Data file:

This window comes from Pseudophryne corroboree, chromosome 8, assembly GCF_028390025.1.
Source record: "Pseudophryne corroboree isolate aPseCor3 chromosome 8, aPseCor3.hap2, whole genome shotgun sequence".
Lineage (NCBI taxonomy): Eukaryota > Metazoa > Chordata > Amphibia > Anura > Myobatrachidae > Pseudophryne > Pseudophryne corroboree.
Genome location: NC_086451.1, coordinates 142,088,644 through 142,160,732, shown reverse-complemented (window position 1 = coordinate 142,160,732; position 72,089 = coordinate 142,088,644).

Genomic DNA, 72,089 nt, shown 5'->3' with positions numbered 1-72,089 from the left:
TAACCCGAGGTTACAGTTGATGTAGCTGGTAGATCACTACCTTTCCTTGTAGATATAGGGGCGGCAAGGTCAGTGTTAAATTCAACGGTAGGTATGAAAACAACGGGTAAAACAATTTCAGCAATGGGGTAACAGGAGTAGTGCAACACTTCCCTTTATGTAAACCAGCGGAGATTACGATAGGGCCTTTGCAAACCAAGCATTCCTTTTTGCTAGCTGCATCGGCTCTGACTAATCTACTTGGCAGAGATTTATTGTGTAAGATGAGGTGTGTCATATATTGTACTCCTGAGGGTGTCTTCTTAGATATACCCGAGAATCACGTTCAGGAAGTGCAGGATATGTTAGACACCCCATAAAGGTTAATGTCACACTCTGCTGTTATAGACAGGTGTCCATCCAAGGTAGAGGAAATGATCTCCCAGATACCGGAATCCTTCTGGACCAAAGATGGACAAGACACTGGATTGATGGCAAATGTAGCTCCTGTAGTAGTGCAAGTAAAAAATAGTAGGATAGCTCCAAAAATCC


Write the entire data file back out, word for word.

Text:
This window comes from Pseudophryne corroboree, chromosome 8, assembly GCF_028390025.1.
Source record: "Pseudophryne corroboree isolate aPseCor3 chromosome 8, aPseCor3.hap2, whole genome shotgun sequence".
Lineage (NCBI taxonomy): Eukaryota > Metazoa > Chordata > Amphibia > Anura > Myobatrachidae > Pseudophryne > Pseudophryne corroboree.
Genome location: NC_086451.1, coordinates 142,088,644 through 142,160,732, shown reverse-complemented (window position 1 = coordinate 142,160,732; position 72,089 = coordinate 142,088,644).

Genomic DNA, 72,089 nt, shown 5'->3' with positions numbered 1-72,089 from the left:
TAACCCGAGGTTACAGTTGATGTAGCTGGTAGATCACTACCTTTCCTTGTAGATATAGGGGCGGCAAGGTCAGTGTTAAATTCAACGGTAGGTATGAAAACAACGGGTAAAACAATTTCAGCAATGGGGTAACAGGAGTAGTGCAACACTTCCCTTTATGTAAACCAGCGGAGATTACGATAGGGCCTTTGCAAACCAAGCATTCCTTTTTGCTAGCTGCATCGGCTCTGACTAATCTACTTGGCAGAGATTTATTGTGTAAGATGAGGTGTGTCATATATTGTACTCCTGAGGGTGTCTTCTTAGATATACCCGAGAATCACGTTCAGGAAGTGCAGGATATGTTAGACACCCCATAAAGGTTAATGTCACACTCTGCTGTTATAGACAGGTGTCCATCCAAGGTAGAGGAAATGATCTCCCAGATACCGGAATCCTTCTGGACCAAAGATGGACAAGACACTGGATTGATGGCAAATGTAGCTCCTGTAGTAGTGCAAGTAAAAAATAGTAGGATAGCTCCAAAAATCC